Mary, Queen of Scots, 1542 - 1587. Reigned 1542 - 15671610
When Mary signed the abdication documents at Loch Leven Castle, James became king aged only thirteen months. Although Mary lived until James was aged twenty, they never saw each other again. Following his mother’s death, James was keen to keep good relations with Elizabeth, as she paid him a large pension and he knew that, with no heirs of her own, the English throne may one day become his own.
After Elizabeth’s death in 1603 and James’s subsequent ascension to the English throne, he set about restoring his mother’s reputation. This portrait of around 1610 shows Mary as a virtuous queen and is typical of the type of portrait that James was keen to promote. In 1612 he ordered her remains to be removed from Peterborough Cathedral and buried in Westminster Abbey, where they remain today.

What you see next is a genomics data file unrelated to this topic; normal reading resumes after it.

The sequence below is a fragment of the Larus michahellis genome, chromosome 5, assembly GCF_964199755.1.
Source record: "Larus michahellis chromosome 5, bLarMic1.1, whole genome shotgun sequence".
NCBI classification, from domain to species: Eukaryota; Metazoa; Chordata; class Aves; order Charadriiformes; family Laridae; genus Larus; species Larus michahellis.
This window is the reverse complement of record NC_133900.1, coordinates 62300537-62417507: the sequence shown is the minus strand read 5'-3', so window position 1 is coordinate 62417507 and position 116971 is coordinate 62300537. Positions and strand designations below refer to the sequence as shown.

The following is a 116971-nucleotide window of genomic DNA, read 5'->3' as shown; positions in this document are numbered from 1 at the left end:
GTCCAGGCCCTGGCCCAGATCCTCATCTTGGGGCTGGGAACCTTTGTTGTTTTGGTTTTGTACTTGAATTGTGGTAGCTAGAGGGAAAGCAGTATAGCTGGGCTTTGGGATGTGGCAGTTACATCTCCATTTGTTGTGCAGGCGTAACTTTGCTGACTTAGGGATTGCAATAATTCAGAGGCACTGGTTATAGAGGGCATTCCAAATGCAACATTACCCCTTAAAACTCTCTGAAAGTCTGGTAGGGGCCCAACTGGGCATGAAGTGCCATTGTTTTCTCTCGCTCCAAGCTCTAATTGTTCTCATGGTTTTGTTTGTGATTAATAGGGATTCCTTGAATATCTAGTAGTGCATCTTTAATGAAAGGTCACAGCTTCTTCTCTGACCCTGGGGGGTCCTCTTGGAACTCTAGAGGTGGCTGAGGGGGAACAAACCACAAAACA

This image of Mary Queen of Scots dates from more than twenty years after her execution in 1587. The artist has based Mary's features on a miniature painted during her imprisonment in England. This type of portrait is associated with the efforts of Mary's son, James VI and I, to rehabilitate his mother's reputation. She wears a crucifix and a rosary hangs from her belt, decorated with a scene showing Susanna and the Elders. This Old Testament story tells how Susanna was condemned to death on false accusations but was found innocent and saved.
- Credits Purchased 1925
- Medium Oil on canvas
- Size 201.50 x 95.70 cm (framed: 224.60 x 119.80 x 8.00 cm)